assigned to that process. In the absence of timesharing, or if the quanta were large relative to the
sizes of the jobs, a process that produced large
jobs would be favoured over other processes.
ROUND ROBIN:
 Use a timer to cause an interrupt after a predetermined
time.
 Preempts (have precedence over) if task exceeds it’s
quantum.
 Definitions:
– Context Switch -Changing the processor from
running one task (or process) to another. Implies
changing memory.
– Processor Sharing Use of a small quantum such that
each process runs frequently at speed 1/n.
– Reschedule latency How long it takes from when a
process requests to run, until it finally gets control
of the CPU.
Choosing a time quantum
 Choosing a time quantum
– Too short - inordinate (excessive) fraction of
the time is spent in context switches.
–
Too long - reschedule latency is too great. If
many processes want the CPU, then it's a
long time before a particular process can get
the CPU. This then acts like FCFS.
– Adjust so most processes won't use their
slice. As processors have become faster, this
is less of an issue.
Round Robin (RR)
– FCFS + preemptive scheduling.
• First Come First Served (FCFS)-Scheduler selects the process
at the head of the ready queue; typically non-preemptive
– Ready queue is treated as a circular queue.
– Each process gets the CPU for a time quantum (or
time slice), typically 10 - 100 ms.
– A process runs until it blocks, terminates, or uses
up its time slice.
Example
– Example: Assuming a time quantum of 4 ms, what’s the
average waiting time?
• Issue: What’s the right value for the time quantum?
• Too long => poor response time
• Too short => poor throughput
• RR pros & cons:
+ Works well for short jobs; typically used in timesharing systems.
– High overhead due to frequent context switches.
– Increases average waiting time, especially if CPU bursts are the
same length and need more than one time quantum.
Scheduling
Algorithms
CPU SCHEDULING
EXAMPLE DATA:
Process Arrival
Time
0
1
2
3
1
2
3
4
Note:
Example violates rules for
quantum size since most
processes don’t finish in one
quantum.
Service
Time
8
4
9
5
Round Robin, quantum = 4, no priority-based preemption
P1
0
P2
4
P3
8
P4
12
P1
16
P3
20
P4
24
P3
25
Average wait = ( (20-0) + (8-1) + (26-2) + (25-3) )/4 = 74/4 = 18.5
5: CPU-Scheduling
17
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Example
As an Example From networks
• Round robin DNS & DDNS (Dynamic DNS) is
often used to load balance requests between
a number of Web servers.
For example, a company has one domain name
and three identical copies of the same web site
residing on three servers with three different IP
addresses.
5: CPU-Scheduling
18
Weighted round robin
• Weighted round robin (WRR) is a scheduling
discipline
• specifically for scheduling in ATM networks using
fixed size packets (cells).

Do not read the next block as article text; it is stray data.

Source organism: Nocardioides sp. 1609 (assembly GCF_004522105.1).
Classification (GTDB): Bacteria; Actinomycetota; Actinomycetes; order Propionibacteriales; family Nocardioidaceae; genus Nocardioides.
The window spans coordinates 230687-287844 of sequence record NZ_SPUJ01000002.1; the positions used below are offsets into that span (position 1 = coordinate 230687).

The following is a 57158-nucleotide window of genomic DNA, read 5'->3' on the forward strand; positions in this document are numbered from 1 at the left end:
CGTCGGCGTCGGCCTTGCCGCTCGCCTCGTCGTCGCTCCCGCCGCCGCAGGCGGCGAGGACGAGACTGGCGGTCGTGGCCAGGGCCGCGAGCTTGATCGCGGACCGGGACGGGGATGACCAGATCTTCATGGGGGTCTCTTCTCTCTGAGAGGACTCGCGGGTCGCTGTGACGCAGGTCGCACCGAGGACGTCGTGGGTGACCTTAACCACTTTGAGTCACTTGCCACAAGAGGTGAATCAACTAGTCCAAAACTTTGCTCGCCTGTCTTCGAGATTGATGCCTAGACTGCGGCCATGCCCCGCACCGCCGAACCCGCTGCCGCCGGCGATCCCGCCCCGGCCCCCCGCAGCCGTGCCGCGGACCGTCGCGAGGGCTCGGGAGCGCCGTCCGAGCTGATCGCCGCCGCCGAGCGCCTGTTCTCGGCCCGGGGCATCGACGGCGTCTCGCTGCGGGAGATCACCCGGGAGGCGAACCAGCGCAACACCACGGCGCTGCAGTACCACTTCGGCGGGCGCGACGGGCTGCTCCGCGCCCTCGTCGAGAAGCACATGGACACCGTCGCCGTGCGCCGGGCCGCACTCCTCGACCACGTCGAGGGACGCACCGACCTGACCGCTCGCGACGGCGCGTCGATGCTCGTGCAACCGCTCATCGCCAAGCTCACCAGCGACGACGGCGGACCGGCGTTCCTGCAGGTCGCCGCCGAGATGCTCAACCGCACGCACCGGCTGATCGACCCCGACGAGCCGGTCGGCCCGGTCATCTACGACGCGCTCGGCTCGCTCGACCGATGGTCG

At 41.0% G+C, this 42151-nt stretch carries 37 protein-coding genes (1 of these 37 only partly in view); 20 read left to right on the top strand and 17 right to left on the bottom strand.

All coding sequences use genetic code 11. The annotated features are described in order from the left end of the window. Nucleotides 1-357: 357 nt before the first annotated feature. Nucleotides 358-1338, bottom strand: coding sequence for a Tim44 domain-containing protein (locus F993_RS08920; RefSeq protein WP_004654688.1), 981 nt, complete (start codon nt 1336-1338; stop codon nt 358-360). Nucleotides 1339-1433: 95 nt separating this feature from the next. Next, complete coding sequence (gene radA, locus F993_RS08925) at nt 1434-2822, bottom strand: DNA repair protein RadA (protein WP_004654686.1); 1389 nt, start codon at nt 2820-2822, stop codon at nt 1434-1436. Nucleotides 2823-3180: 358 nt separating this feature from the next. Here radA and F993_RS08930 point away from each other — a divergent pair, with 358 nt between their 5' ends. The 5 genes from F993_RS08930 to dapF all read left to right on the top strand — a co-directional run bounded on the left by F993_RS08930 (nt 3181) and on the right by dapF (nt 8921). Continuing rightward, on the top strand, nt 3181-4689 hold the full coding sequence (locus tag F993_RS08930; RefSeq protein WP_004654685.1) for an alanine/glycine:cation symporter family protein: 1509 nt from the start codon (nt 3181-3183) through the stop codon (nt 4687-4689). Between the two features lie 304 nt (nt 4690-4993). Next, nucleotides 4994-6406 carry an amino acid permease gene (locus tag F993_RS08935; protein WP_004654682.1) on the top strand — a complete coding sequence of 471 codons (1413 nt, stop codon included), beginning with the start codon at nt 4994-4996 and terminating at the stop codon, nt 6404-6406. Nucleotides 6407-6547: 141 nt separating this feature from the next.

• In the more general case of IP networks with
variable size packets, in order to approximate
GPS(Generalized processor sharing) the weight
factors must be normalized.
Service is shared between all non-empty classes in the
same ratio as the weight factors (positive values for
each service class).
5: CPU-Scheduling
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Deficit Round Robin
• Deficit Round Robin (DRR), also Deficit Weighted
Round Robin (DWRR), is a scheduling algorithm for
the network scheduler.
WRR serves every non-empty queue where as DRR
serves packets at the head of every non-empty queue
whose deficit counter is greater than the packet's size at
the head of the queue (HoQ).
If the deficit counter is lower,
• then the queue is skipped (HoQ packet is not served)
• and its credit is increased by some given value called quantum.
• This increased value is used to calculate the deficit counter the next time around
when the scheduler examines this queue for serving its head-of-line packet. If
the queue is served, then the Credit is decremented by the size of packet being
served.
5: CPU-Scheduling
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What if?
• What happens if the time allocated in a Round
Robin Scheduling is very large? And what
happens if the time allocated is very low?
 Ans: It results in a FCFS scheduling, that means
Scheduler selects the process at the head of the
ready queue; typically non-preemptive
If time is too low, the processor through put
is reduced. More time is spent on context
switching
Operating System
Preemption
Algorithm
Amiga OS
Yes
Prioritized Round-robin scheduling
FreeBSD
Yes
Multilevel feedback queue
Linux pre-2.6
Yes
Multilevel feedback queue
Linux
2.6-2.6.23
Summary
Yes
O(1) scheduler
Linux post-2.6.23
Yes
Completely Fair Scheduler
Mac OS pre-9
None
Cooperative Scheduler
Mac OS 9
Some
Preemptive for MP tasks, Cooperative
Scheduler for processes and threads
Mac OS X
Yes
Multilevel feedback queue
NetBSD
Yes
Multilevel feedback queue
Solaris
Yes
Multilevel feedback queue
Windows 3.1x
None
Cooperative Scheduler
Windows 95, 98, Me
Half
Preemptive for 32-bit processes, Cooperative
Scheduler for 16-bit processes
Windows NT (including 2000, XP, Vista, 7, and
Yes
Server)
Multilevel feedback queue